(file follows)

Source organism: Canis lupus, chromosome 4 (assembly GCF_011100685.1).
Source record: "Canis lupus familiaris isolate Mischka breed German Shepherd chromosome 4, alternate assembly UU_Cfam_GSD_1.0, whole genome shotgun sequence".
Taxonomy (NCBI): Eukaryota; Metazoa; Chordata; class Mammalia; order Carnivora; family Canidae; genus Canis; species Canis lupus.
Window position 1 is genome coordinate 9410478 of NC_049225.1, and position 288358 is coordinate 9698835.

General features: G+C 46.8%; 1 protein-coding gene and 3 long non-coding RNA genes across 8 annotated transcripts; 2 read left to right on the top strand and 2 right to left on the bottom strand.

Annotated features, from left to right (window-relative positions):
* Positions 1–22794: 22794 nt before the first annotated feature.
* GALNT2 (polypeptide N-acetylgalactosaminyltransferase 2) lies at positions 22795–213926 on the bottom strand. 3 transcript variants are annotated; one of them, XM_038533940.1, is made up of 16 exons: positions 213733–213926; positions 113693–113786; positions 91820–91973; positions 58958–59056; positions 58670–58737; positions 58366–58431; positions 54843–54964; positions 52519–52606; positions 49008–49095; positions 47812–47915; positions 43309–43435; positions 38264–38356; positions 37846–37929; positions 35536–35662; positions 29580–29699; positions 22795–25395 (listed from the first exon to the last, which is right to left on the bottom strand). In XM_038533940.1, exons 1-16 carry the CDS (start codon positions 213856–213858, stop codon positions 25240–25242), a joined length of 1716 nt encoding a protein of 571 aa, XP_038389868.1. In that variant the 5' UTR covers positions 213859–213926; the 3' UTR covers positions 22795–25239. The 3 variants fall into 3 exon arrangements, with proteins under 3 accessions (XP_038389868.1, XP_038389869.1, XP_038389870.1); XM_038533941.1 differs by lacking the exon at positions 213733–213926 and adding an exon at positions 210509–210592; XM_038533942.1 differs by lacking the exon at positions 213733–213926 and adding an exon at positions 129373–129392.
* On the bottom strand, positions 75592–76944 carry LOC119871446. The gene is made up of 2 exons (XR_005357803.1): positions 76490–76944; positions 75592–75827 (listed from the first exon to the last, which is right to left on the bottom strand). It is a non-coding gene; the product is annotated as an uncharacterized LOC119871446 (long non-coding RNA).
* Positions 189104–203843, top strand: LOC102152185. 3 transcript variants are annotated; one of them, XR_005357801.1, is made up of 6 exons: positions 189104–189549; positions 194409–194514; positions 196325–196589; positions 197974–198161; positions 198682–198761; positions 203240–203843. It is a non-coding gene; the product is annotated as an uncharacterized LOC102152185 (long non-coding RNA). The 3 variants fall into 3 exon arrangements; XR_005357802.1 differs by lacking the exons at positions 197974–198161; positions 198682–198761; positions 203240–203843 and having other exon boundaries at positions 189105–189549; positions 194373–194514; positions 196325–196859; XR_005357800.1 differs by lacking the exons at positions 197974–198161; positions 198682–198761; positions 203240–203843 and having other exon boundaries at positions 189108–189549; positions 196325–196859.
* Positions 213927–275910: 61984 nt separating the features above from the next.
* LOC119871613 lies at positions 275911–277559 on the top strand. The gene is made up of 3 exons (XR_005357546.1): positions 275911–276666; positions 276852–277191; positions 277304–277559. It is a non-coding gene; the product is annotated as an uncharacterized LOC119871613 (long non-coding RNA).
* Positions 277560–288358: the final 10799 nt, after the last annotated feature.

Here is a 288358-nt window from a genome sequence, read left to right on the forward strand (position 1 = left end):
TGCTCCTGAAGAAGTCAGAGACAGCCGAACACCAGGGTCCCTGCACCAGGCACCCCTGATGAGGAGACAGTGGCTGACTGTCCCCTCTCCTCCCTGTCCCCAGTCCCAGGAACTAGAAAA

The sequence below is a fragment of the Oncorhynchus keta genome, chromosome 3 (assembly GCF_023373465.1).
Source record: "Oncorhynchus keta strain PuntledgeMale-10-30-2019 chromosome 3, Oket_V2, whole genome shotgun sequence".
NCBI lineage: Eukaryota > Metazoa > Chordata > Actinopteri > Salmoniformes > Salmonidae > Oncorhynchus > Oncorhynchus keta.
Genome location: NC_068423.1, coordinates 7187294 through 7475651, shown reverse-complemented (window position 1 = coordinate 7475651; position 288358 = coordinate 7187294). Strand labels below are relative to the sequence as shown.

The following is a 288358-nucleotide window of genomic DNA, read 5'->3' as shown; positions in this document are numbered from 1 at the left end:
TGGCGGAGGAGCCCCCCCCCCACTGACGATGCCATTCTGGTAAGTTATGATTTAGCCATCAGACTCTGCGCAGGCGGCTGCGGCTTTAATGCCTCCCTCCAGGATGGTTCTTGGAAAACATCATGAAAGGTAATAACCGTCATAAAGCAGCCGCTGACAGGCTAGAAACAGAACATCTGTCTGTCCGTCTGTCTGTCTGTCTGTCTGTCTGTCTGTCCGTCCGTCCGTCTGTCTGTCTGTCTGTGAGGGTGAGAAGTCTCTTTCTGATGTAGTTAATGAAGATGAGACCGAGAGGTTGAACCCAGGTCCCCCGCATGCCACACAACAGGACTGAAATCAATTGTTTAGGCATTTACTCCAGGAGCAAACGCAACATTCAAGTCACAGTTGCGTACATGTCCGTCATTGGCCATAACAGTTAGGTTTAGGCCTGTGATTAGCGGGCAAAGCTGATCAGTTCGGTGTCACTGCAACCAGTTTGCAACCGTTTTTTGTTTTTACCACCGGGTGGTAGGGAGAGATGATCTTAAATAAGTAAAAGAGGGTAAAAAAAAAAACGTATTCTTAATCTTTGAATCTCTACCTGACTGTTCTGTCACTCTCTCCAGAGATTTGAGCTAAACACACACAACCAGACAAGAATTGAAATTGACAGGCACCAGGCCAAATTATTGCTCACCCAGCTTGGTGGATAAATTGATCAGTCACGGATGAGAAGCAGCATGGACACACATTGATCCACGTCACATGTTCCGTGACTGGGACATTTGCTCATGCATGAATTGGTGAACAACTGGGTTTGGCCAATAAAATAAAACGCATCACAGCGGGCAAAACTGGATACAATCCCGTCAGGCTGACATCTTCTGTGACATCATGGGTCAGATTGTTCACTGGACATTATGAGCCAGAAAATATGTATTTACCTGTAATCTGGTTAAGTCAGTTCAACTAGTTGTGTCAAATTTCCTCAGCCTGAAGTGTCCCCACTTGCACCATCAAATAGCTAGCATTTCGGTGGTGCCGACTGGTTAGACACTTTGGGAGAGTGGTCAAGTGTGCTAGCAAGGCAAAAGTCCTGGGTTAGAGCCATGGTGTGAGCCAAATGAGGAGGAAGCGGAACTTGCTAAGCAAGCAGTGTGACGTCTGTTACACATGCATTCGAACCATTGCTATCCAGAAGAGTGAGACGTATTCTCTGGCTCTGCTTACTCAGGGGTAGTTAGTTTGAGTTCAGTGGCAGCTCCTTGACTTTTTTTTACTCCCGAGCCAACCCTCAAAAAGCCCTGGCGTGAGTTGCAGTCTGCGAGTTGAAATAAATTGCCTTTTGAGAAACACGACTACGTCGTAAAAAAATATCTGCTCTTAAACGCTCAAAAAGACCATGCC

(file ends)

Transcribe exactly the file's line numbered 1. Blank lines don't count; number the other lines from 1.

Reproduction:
Source organism: Canis lupus, chromosome 4 (assembly GCF_011100685.1).